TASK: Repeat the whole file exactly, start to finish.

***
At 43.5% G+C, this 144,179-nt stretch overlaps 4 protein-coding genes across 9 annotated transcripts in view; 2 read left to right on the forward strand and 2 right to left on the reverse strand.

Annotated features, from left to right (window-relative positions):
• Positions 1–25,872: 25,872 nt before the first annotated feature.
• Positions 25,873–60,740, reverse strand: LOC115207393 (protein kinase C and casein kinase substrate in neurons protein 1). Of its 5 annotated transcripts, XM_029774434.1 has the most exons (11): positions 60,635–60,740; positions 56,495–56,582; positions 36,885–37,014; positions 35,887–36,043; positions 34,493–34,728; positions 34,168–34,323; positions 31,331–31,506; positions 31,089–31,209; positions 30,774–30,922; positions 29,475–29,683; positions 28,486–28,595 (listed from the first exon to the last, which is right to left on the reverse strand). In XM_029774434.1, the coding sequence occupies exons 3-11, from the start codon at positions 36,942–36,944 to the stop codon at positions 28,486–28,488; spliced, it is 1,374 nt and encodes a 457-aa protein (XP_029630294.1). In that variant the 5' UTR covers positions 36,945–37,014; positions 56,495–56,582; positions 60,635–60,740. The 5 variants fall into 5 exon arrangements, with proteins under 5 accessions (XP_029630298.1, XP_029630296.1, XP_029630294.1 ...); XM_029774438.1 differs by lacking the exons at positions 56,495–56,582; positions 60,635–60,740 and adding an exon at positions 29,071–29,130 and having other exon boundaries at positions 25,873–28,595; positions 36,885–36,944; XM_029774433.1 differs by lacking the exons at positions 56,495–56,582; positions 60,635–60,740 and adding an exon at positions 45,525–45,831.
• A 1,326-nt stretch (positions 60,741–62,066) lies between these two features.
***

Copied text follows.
At 43.5% G+C, this 144,179-nt stretch overlaps 4 protein-coding genes across 9 annotated transcripts in view; 2 read left to right on the forward strand and 2 right to left on the reverse strand.

Annotated features, from left to right (window-relative positions):
• Positions 1–25,872: 25,872 nt before the first annotated feature.
• Positions 25,873–60,740, reverse strand: LOC115207393 (protein kinase C and casein kinase substrate in neurons protein 1). Of its 5 annotated transcripts, XM_029774434.1 has the most exons (11): positions 60,635–60,740; positions 56,495–56,582; positions 36,885–37,014; positions 35,887–36,043; positions 34,493–34,728; positions 34,168–34,323; positions 31,331–31,506; positions 31,089–31,209; positions 30,774–30,922; positions 29,475–29,683; positions 28,486–28,595 (listed from the first exon to the last, which is right to left on the reverse strand). In XM_029774434.1, the coding sequence occupies exons 3-11, from the start codon at positions 36,942–36,944 to the stop codon at positions 28,486–28,488; spliced, it is 1,374 nt and encodes a 457-aa protein (XP_029630294.1). In that variant the 5' UTR covers positions 36,945–37,014; positions 56,495–56,582; positions 60,635–60,740. The 5 variants fall into 5 exon arrangements, with proteins under 5 accessions (XP_029630298.1, XP_029630296.1, XP_029630294.1 ...); XM_029774438.1 differs by lacking the exons at positions 56,495–56,582; positions 60,635–60,740 and adding an exon at positions 29,071–29,130 and having other exon boundaries at positions 25,873–28,595; positions 36,885–36,944; XM_029774433.1 differs by lacking the exons at positions 56,495–56,582; positions 60,635–60,740 and adding an exon at positions 45,525–45,831.
• A 1,326-nt stretch (positions 60,741–62,066) lies between these two features.